This is 100% a management problem. A fish rots from the head down, and the fact that these docs came bullying into the ICU and the nurses were suspended for doing the right thing (nobody else apparently got in trouble), tells me I'd never want to work there. I'd bet the word is out that this is not the place to work, and they can't get help, or if they do, it's people who have no other option. Had I been one of the three nurses, I'd have taken the 3 days to try to find another job, because this has "lose your license" written all over it.
    NRSKarenRN, herring_RN, Ruthfarmer, and 1 other like this.
  5. 4
    getoverit,

    It was not my intention in any way to find fault with you, your situation, or your opinion. I sincerely apologize for any ill will my post may have created. It seems that the written word somewhat failed me.

    Part of the point I was trying to make is that an economy that is circling the bowl and high unemployment rates CAN influence people's decision making. It's not just the nurses working in the trenches. Corporate interests see the harsh economy as an opportunity to make cuts to insure and possibly increase profits. The rah rah rah of shared sacrifice and doing more with less can certainly bring out the best in people. It is noble and springs forth from the heart of a caregiver. But, when to taken to extremes, it can be used to intentionally cultivate a culture of profit- driven hit and miss substandard care.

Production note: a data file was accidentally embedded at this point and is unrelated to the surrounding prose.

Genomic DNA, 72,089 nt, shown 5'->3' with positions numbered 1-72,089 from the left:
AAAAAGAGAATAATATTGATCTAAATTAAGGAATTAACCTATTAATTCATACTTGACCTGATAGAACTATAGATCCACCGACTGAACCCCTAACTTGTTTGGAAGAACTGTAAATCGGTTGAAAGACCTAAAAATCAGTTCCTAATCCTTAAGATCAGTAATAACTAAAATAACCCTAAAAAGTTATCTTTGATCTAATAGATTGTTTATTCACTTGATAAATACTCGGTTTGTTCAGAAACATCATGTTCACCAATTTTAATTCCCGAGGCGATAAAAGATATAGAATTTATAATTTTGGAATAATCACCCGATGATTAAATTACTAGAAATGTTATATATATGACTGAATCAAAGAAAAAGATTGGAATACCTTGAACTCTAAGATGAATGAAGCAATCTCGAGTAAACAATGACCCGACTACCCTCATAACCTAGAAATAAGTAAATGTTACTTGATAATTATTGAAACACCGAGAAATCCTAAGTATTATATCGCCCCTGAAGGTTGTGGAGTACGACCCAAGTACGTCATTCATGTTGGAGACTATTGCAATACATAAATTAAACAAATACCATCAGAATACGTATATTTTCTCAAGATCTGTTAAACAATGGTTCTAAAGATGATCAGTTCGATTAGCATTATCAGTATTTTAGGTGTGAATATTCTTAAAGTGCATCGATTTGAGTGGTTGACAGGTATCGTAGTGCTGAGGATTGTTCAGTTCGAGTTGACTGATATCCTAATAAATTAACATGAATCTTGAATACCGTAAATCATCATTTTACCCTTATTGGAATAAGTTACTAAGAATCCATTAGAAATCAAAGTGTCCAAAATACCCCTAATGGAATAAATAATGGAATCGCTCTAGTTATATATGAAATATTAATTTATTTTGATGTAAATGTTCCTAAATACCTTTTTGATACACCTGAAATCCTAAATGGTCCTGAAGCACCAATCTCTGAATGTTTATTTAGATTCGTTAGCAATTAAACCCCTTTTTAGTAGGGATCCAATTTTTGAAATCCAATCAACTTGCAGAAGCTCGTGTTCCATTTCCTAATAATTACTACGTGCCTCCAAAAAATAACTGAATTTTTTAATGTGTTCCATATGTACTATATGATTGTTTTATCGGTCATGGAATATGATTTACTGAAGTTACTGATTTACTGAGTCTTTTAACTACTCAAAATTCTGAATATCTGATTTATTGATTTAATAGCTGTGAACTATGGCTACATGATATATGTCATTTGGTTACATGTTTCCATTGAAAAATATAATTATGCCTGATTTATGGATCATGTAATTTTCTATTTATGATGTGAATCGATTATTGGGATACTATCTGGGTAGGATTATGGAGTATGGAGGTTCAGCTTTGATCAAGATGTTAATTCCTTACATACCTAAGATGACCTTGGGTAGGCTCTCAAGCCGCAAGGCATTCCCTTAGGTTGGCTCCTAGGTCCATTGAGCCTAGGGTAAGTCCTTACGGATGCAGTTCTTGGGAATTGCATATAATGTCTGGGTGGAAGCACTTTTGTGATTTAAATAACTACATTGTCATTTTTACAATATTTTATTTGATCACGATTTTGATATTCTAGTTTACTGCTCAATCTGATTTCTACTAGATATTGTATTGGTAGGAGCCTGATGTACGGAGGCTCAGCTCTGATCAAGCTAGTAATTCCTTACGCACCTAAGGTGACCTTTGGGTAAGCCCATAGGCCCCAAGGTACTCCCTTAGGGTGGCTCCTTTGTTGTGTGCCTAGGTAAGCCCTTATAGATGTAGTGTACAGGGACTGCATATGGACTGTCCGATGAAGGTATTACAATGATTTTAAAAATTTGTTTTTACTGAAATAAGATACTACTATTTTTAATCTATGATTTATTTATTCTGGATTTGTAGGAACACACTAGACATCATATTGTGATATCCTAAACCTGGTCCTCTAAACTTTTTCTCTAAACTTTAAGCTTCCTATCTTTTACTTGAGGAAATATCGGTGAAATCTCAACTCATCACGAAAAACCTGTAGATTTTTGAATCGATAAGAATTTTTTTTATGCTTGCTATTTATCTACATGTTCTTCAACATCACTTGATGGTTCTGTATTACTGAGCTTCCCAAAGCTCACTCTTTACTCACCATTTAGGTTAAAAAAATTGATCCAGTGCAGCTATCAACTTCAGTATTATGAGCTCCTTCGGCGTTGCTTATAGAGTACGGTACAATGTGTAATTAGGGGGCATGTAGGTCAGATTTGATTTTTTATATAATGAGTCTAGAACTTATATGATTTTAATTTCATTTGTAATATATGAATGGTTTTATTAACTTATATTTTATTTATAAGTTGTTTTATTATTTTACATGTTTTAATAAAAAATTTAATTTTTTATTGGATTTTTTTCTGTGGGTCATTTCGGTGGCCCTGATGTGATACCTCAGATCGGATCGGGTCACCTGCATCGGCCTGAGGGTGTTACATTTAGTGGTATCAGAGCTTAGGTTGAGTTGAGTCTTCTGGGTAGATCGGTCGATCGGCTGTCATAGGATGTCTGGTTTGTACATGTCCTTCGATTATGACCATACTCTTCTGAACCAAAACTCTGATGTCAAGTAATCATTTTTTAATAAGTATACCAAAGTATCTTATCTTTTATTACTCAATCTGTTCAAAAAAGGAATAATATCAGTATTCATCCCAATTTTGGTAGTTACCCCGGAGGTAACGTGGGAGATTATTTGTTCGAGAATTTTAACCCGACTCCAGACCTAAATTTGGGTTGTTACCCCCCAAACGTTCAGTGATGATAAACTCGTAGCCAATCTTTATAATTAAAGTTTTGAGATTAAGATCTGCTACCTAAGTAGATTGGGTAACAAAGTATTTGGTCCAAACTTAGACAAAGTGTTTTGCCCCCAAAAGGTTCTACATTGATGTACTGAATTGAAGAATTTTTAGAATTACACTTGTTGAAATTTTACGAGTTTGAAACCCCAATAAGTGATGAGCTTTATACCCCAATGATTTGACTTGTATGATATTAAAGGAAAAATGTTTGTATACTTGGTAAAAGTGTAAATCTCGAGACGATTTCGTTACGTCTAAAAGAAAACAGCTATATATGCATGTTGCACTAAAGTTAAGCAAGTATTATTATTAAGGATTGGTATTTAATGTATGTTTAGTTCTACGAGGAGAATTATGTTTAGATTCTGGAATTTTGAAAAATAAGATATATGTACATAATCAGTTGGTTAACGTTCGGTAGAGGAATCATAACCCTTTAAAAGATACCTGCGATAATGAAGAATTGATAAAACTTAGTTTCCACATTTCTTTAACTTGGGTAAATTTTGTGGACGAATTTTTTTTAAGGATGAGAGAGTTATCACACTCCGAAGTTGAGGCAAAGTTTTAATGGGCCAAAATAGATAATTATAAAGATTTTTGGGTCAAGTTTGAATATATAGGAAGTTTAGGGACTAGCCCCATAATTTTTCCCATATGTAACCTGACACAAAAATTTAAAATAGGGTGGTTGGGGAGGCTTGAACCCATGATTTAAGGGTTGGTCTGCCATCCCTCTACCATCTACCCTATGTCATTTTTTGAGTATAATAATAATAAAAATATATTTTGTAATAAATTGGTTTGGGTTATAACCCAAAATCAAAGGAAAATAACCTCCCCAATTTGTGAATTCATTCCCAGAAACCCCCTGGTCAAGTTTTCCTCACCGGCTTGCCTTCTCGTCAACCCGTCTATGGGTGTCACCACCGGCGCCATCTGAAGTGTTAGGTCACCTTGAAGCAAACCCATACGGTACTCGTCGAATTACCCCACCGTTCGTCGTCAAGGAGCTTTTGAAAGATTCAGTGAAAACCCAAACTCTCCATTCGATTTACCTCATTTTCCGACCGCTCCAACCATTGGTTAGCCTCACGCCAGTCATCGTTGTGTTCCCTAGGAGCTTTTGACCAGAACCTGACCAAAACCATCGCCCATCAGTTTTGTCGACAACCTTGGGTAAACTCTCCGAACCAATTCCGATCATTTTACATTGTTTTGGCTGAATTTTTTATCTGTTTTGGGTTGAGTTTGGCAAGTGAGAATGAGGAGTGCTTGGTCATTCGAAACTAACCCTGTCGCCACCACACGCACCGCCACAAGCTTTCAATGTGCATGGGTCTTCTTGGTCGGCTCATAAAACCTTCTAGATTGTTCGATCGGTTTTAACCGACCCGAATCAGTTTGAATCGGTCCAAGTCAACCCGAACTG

There are many signs and symptoms that can indicate this sort of thing. Chronic short staffing, staffing without regard to acuity, and the cultivation of values shifting such as instructing staff to falsify records can be among those signs and symptoms. There's often a big picture that when pieced together and considered with current trends is not reassuring.

    The bottom line is that each person must decide for himself or herself what's right and what's wrong. Each person must decide what he or she can abide and what he or she is willing to live with.

    Those who would continue in nursing would be wise to take out a copy of their state's nurse practice act and review it--especially if they often find themselves in a chaotic work environment. A nurse can't work as a nurse without a license.

    Please consider your statement about how you'd be failing your family if you were fired for refusing an unsafe assignment. Fair enough. Suppose a nurse accepts the unsafe assignment and despite the nurse's best efforts, there is a breach in the standard of care and a patient is harmed. The nurse has failed the patient. The nurse could very likely lose her license. The nurse without a license can not work and can not support her family and meet other responsibilities. If the environment is one of chronic short staffing, then it's quite possible it's just a matter of whether the nurse loses the current job NOW, or if the nurse eventually loses his/her license later and has NO prospects of getting a nursing job anywhere.